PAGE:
Friday 16 November 2018

Valuation Office Revision Books: latest digistation news

The Valuation Office (VO) in Dublin has advised that digitised scans of the Griffith's Valuation Revision Books for 17 counties are now available to view on computer screens by personal visitors.

Original Revision Books at the VO, Dublin
The Revision Books, which are also known as the Cancelled Books, contain information on all property in the state from the mid-1850s until the early 1990s. They show changes in land and property ownership since Griffith's Primary Valuation of Ireland, and are used by Irish genealogists to trace their ancestors' homes over that period.

It used to be the case that researchers visiting the VO would view and photocopy from the original books. Inevitably, some of the older books were being damaged or becoming worn in this process, so a decision was taken to start digitising them for public viewing and so reduce the wear and tear of the precious originals. A digitisation project by the Public Record Office of Northern Ireland resulted in a free online database of high quality scans of the Revision Books for counties Armagh, Antrim, Down, Fermanagh, Londonderry and Tyrone. It went live back in March 2013 and can be viewed and searched here).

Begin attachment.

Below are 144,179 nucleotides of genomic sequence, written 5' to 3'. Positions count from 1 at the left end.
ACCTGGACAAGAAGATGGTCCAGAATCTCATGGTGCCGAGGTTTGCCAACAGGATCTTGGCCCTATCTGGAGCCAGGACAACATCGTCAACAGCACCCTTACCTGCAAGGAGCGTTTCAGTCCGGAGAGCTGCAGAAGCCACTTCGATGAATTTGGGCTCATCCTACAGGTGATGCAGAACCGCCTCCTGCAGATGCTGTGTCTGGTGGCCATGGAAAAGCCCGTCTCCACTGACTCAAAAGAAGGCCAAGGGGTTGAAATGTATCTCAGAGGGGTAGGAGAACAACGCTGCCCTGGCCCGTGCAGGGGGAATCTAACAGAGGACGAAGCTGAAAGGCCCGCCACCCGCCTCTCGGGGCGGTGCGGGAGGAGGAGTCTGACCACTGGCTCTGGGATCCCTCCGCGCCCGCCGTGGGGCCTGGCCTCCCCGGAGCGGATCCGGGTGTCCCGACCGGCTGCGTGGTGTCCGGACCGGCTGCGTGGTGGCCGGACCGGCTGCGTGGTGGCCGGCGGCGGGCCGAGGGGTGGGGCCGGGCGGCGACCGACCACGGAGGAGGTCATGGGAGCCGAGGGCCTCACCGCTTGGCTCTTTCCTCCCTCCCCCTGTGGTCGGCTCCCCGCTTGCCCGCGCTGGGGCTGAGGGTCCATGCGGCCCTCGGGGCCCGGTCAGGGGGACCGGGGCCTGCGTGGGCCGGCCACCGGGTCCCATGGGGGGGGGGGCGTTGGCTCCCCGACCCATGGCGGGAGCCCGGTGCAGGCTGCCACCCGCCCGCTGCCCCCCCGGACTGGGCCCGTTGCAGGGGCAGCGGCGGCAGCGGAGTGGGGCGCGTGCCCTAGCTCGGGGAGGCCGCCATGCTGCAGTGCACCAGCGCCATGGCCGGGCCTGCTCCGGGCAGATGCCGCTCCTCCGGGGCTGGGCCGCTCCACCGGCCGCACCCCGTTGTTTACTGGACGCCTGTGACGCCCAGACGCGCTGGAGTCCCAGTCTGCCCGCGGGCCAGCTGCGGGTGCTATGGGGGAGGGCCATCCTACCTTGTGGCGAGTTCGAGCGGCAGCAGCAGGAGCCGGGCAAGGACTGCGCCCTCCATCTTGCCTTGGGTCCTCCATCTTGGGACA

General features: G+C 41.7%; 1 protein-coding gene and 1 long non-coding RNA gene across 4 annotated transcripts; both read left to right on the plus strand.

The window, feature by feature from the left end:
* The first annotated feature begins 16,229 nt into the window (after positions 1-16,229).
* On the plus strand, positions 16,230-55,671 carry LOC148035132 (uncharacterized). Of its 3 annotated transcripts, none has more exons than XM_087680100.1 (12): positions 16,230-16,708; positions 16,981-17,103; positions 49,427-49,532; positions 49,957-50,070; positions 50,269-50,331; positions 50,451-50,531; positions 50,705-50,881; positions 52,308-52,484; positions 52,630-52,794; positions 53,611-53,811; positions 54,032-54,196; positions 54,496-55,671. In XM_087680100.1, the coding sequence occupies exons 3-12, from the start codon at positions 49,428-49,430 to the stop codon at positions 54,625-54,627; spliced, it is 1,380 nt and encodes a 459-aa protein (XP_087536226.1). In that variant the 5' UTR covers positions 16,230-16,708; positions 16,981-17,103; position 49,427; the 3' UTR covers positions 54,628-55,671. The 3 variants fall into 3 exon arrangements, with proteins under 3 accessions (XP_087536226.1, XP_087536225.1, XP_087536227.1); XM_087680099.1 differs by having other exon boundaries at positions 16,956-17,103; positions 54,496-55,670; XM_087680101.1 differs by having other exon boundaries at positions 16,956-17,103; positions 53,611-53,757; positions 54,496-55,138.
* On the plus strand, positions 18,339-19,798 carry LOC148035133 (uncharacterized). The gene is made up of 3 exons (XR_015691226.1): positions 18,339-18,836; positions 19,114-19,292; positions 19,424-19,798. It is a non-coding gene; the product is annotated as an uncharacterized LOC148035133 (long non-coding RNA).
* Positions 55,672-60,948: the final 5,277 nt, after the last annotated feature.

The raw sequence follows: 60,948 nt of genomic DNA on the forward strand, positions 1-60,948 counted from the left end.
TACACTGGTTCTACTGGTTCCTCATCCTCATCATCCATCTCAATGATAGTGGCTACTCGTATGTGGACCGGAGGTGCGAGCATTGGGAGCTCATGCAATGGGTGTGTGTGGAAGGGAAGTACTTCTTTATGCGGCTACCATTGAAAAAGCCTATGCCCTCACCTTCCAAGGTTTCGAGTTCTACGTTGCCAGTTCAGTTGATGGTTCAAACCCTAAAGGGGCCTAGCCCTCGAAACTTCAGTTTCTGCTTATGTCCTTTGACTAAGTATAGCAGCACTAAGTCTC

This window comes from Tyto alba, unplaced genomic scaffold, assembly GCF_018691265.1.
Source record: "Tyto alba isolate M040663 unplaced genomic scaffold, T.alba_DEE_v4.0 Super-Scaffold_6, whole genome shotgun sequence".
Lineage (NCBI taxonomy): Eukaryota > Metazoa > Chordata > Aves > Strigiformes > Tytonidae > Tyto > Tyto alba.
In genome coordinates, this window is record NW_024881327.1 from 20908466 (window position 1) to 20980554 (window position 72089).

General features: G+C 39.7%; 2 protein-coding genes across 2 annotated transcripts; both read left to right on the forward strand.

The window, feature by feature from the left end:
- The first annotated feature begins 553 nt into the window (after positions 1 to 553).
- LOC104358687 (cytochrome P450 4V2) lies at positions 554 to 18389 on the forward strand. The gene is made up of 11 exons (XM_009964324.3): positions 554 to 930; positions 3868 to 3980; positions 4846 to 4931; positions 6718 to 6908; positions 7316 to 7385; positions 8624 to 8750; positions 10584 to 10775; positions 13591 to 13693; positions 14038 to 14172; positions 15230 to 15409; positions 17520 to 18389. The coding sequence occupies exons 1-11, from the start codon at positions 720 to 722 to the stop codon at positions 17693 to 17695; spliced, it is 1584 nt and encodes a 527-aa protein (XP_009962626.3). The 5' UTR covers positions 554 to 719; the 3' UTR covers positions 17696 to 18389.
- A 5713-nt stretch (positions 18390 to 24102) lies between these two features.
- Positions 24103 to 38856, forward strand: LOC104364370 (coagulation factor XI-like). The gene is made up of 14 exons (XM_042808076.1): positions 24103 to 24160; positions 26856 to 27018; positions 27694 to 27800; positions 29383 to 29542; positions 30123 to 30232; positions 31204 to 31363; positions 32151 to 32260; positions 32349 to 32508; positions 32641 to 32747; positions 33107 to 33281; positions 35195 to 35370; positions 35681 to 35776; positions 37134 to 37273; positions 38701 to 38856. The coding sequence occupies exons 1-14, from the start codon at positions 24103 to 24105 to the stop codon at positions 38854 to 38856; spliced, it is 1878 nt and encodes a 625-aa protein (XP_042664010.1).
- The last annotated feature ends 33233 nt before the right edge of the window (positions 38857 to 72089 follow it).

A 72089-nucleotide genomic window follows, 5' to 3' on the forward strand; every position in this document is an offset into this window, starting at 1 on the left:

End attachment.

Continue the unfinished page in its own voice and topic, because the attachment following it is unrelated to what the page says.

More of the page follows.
In comparison, a similar project in the Republic has been wading through treacle. At the start of 2014, Irish Genealogy News reported that the books of five counties had been digitised and the images were available to search and browse at the VO's premises. By January 2017, the number had gone up to 13, and nearly two years later, we have another four counties, so there has been progress, but it's in slow motion. This is because no additional resources have been directed to the project; existing staff prepare and scan the books as and when they can.

The 17 digitised counties are: Carlow, Cavan, Clare, Cork City & County, Donegal, Dublin City & County, Galway, Kerry, Kildare, Limerick City & County, Mayo, Meath, Monaghan, Offaly, Roscommon, Sligo and Tipperary. This leaves the following counties still awaiting digitisation: Kilkenny, Laois, Leitrim, Longford, Louth, Waterford, Westmeath, Wexford and Wicklow.

I understand that the books for these outstanding counties have all been scanned and searchable versions will make their way to the public search room computer terminals in due course.

As yet, there are no funds and no plans to create an online database.

(With thanks to Des Ward.)